Humans live within defined boundaries with good reason: life is often easier, more predictable and downright safer. A quick flick through the annals of history reveals the oft romanticised life of the pioneer to be one of extreme difficulty; posthumous glory in many cases serving as meagre compensation for a life ended early, frequently in abject poverty.
But as we all know, without new frontiers and those adventurers strong enough to explore them, life would also be dull stagnant and repetitive. Change, we are frequently reminded, is usually for the better; it is just that as humans we are sometimes afraid to embrace it.
So why am I talking about frontiers and law firms in the same breath? Some might say that after 15 years working exclusively for the UK’s Top 100 legal practices I have become too sympathetic to my clients’ cause: “Conservative”, “traditional”, “unwieldy” are more favoured adjectives for a profession not known for its’ trailblazing attitude.
But if law firms aren’t the most natural trailblazers, many of their most valued clients certainly are. And if there’s one thing law firms have, without exception, had their eyes prised wide open to over the past 10 years, it is the need to anticipate, understand and darn well deliver on what their clients want, before someone else does. Nowhere is this more relevant in today’s economic climate than in the arena of pricing:
Post recession, increasing numbers of clients are demanding more from their legal spend, not just in terms of perceived value but also in terms of more sophisticated pricing structures or AFA’s as we generically refer to them. So it is here that I feel justified returning to thoughts of the next frontier: Pricing strategy: a new land…like all good frontiers brimming with possibility but also unfamiliar, sparsely populated and not without risk…. How then can law firms survive and thrive in such a climate?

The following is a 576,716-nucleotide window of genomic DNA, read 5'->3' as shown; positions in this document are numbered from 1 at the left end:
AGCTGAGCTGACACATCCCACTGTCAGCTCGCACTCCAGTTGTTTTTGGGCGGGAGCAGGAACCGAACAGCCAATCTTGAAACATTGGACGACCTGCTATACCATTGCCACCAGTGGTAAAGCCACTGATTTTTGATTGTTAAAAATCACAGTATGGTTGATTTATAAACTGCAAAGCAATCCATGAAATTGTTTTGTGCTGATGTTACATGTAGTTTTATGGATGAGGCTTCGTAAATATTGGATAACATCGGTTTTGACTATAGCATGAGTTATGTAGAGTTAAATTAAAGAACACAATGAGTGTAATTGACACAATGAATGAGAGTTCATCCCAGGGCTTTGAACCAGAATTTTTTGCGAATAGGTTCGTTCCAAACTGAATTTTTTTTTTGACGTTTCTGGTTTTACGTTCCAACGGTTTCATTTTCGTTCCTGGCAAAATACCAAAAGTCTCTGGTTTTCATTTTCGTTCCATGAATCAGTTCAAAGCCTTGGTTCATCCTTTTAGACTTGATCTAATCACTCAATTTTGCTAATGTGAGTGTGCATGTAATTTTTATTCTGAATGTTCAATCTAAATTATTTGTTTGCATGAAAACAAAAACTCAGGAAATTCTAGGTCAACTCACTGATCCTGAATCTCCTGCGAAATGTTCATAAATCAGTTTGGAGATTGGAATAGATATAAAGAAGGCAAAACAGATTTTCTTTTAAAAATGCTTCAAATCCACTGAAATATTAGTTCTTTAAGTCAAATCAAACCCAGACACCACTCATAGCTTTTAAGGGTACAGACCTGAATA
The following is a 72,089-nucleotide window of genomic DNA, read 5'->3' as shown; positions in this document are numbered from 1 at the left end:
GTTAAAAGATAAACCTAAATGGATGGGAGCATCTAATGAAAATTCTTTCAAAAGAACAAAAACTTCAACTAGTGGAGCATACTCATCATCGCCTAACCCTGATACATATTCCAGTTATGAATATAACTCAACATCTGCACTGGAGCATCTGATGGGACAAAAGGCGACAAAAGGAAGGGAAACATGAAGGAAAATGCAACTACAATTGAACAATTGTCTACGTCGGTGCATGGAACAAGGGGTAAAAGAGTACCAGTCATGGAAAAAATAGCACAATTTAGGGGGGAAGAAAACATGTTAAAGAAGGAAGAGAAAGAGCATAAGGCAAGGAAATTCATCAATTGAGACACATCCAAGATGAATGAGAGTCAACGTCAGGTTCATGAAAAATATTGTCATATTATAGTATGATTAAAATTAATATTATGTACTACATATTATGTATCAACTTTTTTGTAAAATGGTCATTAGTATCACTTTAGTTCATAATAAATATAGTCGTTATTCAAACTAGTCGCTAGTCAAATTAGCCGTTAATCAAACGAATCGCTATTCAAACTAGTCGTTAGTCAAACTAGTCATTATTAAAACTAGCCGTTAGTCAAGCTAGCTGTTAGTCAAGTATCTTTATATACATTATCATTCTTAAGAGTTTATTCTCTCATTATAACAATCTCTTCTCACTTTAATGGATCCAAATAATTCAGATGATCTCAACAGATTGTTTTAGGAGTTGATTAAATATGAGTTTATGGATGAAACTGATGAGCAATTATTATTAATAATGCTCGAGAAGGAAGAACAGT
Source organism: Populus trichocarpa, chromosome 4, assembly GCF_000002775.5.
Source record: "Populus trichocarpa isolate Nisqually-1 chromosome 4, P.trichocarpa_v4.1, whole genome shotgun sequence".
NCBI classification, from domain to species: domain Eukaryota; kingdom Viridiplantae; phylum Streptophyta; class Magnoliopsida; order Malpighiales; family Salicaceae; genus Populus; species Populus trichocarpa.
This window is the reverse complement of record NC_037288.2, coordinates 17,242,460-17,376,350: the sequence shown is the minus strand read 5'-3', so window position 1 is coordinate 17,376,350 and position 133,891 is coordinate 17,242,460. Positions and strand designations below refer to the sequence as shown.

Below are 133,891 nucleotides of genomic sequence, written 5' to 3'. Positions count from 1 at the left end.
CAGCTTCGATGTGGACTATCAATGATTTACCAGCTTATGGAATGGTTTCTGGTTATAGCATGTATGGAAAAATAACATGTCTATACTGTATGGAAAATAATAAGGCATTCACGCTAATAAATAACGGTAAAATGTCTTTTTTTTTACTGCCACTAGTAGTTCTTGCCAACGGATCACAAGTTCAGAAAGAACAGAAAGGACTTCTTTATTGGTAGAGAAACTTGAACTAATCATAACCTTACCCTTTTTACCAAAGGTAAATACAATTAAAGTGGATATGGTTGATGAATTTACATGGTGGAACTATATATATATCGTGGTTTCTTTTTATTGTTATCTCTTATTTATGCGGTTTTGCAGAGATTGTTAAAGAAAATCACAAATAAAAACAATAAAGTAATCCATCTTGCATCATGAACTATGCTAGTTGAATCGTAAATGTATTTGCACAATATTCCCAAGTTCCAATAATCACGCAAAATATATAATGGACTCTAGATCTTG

Without doubt specialist training can make a huge impact, empowering partners to hone their own pricing skills and strategies. This is something Validatum® has specialised in since 2008. For some law firms though there may also be an additional need: the need to develop a more sophisticated, specialised internal pricing function, shaped and led by someone with the background and experience to ensure that the firm truly excels in the art and science of pricing. Step forward the Strategic Pricing Manager.
There are a handful of these people operating in the Top 100 already. However, the role is nowhere near established and is in the main regarded with curiosity and suspicion in equal measure. We are some years behind the US and also Australia, where these roles are becoming more and more commonplace and the measurable benefits of such appointments more widely appreciated.
Those individuals that take up these early strategic pricing manager roles in UK law firms will be true trailblazers. But it is up to the law firms that employ them to ensure that these new roles are destined for success, rather than disappointment. Talent will need to be attracted from outside of the legal profession, bringing it’s own challenges around culture and integration. Candidates will need to be convinced that their prospective law firm employers have thought through and genuinely bought into the benefits of bringing non-lawyer talent into their closely guarded lawyer: client relationships.
For their part these pricing experts need to be multi-skilled individuals. They need to be capable on the one hand, of developing market disrupting pricing strategies and providing the analytical thought required to make the same work more profitable. At the same time they will need to win the trust and support of not just the firm’s management and senior lawyers but also finance, BD, marketing and bid teams, all of who have a vested interest in and some influence over the area of pricing.
With any new appointment, my strategic recruitment work with clients starts by us shaping and formalising an initial detailed recruitment brief for a proposed appointment. This gives us the opportunity to assess and address client expectations and the degree of senior level “buy-in” to a project. This is never more important than when we are helping law firms to establish a function that they don’t have already. In other words, when we are recruiting for the next frontier. I will revisit this idea in more detail over the coming months.
Can we ever totally de-risk a journey into a new frontier? The logical answer has to be “no.” But for those law firms that have an open mind to the benefits of this new land, there is much preparation that can be done to maximise the prospects of success. It will be interesting to see who is ready for the ride.